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Torskion OP wrote

Do you have any idea if those alternative thought places tend to congregate in specific higher-ed institutions over others? i.e. Junior College vs Graduate programs or etc


LostYonder wrote

Admittedly, I am not too familiar with junior colleges. The basic idea of community colleges though is to provide particular training and skill sets and thus tend to be more oriented towards learning for a job. Again though, I know in different states the community college systems are quite different, in some they are pathetically bad, in others they are in fact places of quality education.

As for liberal arts colleges (granting BAs and BSs mostly) and universities (that offer graduate degrees, MAs, MBAs, JDs, PhDs, etc.) there is such a huge diversity of possibilities and programs. A place like Evergreen in Washington state is one of the few that holds to a liberal education where you can design your own major and participate in self-made study programs. Private liberal arts colleges tend to be super expensive, but you can get an amazing education with all kinds of opportunities. Some however, like Bowdoin college are for pampering rich kids who didn't get into Harvard. I would avoid anything and everything in the NE except NYC. A lot of the midwest colleges are in extremely boring places, but have some amazing programs with highly committed and engaging faculty.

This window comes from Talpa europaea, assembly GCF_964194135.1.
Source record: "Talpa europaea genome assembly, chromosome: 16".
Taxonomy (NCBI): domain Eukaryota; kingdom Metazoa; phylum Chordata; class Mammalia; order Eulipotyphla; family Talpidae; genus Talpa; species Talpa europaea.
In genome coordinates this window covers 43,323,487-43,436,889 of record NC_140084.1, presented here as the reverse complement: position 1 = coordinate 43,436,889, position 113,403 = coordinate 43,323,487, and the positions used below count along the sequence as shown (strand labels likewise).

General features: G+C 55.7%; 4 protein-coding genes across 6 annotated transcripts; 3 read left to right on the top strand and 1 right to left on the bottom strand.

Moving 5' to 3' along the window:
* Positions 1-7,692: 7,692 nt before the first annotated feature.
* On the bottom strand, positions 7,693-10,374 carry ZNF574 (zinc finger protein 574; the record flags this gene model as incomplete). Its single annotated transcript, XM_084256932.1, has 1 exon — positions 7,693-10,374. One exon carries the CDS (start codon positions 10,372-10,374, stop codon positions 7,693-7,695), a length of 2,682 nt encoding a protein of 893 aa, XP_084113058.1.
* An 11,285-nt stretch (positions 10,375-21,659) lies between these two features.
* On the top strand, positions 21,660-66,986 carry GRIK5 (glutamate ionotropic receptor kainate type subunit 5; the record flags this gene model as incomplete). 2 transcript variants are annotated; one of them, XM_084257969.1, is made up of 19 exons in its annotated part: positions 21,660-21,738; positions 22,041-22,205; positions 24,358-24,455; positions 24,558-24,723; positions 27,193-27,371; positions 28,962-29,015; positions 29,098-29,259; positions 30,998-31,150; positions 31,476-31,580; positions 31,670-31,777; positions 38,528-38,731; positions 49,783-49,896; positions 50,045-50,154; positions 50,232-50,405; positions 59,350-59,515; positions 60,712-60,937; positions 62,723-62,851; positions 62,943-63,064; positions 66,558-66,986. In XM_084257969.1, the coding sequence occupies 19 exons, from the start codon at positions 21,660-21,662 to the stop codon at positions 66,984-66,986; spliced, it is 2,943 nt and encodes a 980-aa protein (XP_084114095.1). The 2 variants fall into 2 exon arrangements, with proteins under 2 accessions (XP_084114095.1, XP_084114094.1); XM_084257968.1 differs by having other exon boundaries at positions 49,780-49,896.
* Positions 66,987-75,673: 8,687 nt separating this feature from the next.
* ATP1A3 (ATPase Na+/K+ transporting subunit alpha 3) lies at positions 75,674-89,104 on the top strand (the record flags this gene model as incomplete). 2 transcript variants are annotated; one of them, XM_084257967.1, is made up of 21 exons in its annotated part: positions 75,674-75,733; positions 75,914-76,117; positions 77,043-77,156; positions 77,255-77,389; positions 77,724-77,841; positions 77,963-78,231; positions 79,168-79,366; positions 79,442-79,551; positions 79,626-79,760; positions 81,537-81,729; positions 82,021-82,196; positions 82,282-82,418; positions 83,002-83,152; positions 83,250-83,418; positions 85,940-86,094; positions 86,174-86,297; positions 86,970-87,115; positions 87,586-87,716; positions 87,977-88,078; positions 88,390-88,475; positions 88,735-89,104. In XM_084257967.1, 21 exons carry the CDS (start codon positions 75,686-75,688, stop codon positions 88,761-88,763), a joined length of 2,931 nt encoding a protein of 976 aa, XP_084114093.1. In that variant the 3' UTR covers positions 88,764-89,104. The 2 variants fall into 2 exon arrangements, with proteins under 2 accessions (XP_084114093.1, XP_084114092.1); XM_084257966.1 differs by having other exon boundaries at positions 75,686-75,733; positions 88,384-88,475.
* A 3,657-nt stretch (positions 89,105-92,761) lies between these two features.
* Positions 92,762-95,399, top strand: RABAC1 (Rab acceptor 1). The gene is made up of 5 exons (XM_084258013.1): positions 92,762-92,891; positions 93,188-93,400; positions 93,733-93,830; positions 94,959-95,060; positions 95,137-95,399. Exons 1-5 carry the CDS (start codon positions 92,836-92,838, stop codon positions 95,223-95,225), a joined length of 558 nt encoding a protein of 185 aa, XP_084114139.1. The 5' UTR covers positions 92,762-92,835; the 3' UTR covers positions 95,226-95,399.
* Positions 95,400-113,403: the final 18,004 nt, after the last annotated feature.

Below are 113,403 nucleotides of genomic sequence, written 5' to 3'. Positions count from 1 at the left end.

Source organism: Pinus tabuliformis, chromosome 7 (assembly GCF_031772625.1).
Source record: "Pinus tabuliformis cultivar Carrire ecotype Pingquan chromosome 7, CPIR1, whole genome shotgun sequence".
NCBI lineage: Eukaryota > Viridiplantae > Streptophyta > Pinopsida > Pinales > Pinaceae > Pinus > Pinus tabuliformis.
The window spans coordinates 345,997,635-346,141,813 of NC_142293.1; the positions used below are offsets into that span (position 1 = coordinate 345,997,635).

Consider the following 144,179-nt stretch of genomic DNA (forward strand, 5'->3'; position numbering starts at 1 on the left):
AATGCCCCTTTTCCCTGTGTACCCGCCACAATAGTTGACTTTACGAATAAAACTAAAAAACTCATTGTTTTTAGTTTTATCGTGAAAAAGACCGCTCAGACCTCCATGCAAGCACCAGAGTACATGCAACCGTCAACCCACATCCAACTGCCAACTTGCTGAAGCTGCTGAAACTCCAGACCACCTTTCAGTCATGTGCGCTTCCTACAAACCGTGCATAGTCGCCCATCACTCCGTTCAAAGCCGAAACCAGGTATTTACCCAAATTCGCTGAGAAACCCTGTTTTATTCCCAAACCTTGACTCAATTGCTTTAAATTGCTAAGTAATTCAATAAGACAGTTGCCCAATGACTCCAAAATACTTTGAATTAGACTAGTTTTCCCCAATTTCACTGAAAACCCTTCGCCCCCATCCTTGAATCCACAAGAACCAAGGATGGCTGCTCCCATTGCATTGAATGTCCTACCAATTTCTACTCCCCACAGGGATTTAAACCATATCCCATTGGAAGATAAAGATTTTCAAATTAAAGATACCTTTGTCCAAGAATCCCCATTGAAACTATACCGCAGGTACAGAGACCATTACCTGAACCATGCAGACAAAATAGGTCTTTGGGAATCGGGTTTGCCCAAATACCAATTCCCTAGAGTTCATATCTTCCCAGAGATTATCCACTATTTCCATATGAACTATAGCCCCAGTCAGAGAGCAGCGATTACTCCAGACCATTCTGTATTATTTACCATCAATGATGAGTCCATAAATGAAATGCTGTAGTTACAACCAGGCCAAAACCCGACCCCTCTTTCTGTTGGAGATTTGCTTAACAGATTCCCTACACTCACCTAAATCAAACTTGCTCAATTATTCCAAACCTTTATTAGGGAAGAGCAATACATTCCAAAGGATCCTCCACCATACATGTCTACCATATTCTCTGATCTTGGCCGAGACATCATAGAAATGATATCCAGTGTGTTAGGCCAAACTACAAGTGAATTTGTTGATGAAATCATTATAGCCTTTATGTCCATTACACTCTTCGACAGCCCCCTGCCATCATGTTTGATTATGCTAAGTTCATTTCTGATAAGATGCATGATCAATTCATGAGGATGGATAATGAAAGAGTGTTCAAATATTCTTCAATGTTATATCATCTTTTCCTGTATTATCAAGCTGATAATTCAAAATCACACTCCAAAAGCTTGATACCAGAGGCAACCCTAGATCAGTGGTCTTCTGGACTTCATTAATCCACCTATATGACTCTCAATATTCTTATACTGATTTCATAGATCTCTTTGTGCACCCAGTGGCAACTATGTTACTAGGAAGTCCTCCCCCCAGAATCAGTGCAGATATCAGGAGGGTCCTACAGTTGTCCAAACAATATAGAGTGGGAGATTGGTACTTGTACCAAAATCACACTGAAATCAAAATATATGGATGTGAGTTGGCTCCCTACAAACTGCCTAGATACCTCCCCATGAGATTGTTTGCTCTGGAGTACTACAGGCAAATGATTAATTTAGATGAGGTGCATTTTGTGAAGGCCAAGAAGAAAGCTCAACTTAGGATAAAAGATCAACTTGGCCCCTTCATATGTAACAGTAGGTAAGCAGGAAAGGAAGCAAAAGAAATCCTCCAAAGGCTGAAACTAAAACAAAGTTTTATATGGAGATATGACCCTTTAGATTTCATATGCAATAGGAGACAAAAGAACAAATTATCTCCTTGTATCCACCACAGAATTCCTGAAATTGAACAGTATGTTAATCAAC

State schools offer the most diversity and possibilities, but also the most rigid and bureaucratic of experiences with a lot of the student body not even interested in learning. If you can avoid those or overlook them, you can find some fascinating things going on. Much of the BDS movement is driven by university students, BLM has huge networks across universities, and many universities are struggling to support various LGBTQ movements and spaces.

Ultimately, think about what sort of things you want to study, the type of activities you want to be engaged with, where you think you want to be in 5 years and beyond, and what is practical - admissions, costs, location, etc.

I went to college with a warped mind thinking I wanted to go to law school (which fortunately I was saved from by a thoughtful professor!), decided to major in economics, rejected that and ended up majoring in Asian studies so I could travel and study abroad! In graduate school I became more focused and disciplined, but that was also some years after completing my degree, traveling and working abroad, and realizing what I wanted to do.

College should be a place opening up opportunities, not closing them off...